The tag location problem
Sumner, MD (2011) The tag location problem. PhD thesis, University of Tasmania.
This thesis provides an integrated approach to common problems with location
estimation for animal tracking. Many existing techniques confound problems
of location accuracy with simplistic track representations and under-utilization of
Traditional techniques such as speed ltering and time spent maps are illustrated
with a software package developed by the author with examples of location
estimates from southern elephant seals. This software enables the application and
exploration of various techniques that have previously not been available in a single
solution. These include ltering, temporal gridding, projection transformation and
A novel Bayesian approach is introduced for the more general problems faced
by dierent tagging techniques. This approach integrates all sources of data including
movement models, environmental data and prior knowledge. This general
framework is illustrated by application to satellite tag data and light-measuring tag
data. Examples are used to detail the use of movement models with a powerful track
representation model, and the application of raw light data for location estimation.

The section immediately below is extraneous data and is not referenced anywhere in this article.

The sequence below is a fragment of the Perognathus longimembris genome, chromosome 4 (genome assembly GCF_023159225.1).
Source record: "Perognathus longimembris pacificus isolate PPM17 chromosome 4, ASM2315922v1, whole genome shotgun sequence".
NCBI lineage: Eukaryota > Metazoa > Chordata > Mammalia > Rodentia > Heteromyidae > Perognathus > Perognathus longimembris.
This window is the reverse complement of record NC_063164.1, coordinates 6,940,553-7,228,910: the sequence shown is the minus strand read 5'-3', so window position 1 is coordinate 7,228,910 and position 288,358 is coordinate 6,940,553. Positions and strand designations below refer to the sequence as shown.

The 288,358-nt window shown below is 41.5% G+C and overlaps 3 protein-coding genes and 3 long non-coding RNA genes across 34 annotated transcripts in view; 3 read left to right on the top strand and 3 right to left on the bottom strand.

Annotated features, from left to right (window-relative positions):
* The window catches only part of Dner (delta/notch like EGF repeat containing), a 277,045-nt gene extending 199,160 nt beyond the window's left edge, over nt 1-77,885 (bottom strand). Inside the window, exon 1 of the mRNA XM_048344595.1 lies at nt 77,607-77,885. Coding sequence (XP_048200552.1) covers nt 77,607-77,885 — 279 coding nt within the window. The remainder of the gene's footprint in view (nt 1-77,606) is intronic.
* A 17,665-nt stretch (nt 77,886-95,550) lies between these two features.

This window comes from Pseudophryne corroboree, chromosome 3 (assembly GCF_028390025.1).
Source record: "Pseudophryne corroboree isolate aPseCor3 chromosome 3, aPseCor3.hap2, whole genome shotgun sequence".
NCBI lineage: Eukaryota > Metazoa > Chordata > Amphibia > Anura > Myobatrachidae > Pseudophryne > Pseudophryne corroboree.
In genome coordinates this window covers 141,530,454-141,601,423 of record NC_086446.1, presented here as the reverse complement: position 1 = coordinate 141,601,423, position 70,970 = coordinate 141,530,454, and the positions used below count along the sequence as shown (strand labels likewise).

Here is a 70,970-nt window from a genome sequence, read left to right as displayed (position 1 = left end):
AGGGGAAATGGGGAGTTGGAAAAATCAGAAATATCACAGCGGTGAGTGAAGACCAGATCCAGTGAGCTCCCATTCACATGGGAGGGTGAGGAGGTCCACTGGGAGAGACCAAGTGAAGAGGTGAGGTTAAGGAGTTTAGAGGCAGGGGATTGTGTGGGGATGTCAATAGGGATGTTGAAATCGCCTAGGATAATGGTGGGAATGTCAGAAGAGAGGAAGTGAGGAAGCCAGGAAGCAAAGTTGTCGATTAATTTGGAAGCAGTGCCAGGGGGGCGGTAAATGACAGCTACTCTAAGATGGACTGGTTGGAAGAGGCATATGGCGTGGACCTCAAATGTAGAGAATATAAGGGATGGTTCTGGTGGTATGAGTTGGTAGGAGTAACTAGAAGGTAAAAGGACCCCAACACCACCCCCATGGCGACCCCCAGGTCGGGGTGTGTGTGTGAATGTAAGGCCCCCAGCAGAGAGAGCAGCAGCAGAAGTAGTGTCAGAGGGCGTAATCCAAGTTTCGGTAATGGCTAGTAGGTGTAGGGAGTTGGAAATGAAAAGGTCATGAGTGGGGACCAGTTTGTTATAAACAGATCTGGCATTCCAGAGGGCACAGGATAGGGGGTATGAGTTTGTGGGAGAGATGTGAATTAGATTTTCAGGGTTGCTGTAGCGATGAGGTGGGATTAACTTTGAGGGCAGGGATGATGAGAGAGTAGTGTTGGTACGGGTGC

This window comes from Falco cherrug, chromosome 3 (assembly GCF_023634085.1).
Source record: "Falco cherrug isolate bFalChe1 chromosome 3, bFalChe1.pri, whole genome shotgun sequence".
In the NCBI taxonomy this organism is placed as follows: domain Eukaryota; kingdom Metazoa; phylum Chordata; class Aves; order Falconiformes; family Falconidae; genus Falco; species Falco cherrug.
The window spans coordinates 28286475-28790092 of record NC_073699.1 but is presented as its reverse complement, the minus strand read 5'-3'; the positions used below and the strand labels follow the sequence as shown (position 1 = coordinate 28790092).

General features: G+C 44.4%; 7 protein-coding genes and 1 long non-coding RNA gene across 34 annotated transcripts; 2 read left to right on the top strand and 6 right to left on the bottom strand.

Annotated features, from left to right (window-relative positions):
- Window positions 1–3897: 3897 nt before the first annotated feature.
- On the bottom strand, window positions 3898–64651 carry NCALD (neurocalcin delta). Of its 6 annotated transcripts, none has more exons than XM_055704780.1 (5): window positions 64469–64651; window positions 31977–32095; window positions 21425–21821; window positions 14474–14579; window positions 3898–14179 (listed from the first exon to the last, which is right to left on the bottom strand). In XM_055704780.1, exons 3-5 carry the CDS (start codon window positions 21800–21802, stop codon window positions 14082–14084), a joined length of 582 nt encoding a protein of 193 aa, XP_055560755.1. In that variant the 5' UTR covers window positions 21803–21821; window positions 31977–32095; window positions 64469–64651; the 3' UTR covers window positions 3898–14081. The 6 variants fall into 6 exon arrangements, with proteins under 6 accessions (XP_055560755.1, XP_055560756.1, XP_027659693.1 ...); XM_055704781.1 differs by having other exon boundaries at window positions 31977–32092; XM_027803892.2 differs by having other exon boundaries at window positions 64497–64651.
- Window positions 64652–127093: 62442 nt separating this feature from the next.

Previously under-utilized sources of data are used to inform location estimates.
A method for applying light level geo-location within the framework is presented.
This approach provides a primary location estimate for each twilight and utilizes all
of the available data from archival tags.
These model runs result in very large databases of samples from Markov Chain
Monte Carlo (MCMC) simulations and techniques for summarizing these for the
variety of analysis outputs are illustrated. This system solves issues of location
uncertainty with a full path representation and provides spatial maps of residency
for multiple animals.
The relation between archival tag data and ocean circulation is used to extend
the application of archival tag data for location estimation for diving animals in a
manner similar to commonly used SST methods. Diving proles from elephants seals
are compared with 4D oceanographic datasets. Older tags are limited by problems
with measurement lags for temperature|this problem is addressed with a proxy
model for temperature at depth to ocean height.
This thesis provides a number of important improvements to the derivation of
location from various types of tag data by integrating disparate information sources
in a systematic way. Location estimates are produced with inherent quantication
of errors. The approach provides the variety of metrics and analysis types required
with an extensible software package. These contributions help bridge the divides
between various analytic techniques traditionally employed for animal tracking.
|Item Type:||Thesis (PhD)|
|Additional Information:||Copyright © the Author. Chapter 3 contains published material|
|Keywords:||animal tracking, Bayesian, MCMC, light level geo-location, Argos|
|Deposited By:||ePrints Officer|
|Deposited On:||18 Nov 2011 12:55|
|Last Modified:||11 Dec 2012 13:36|
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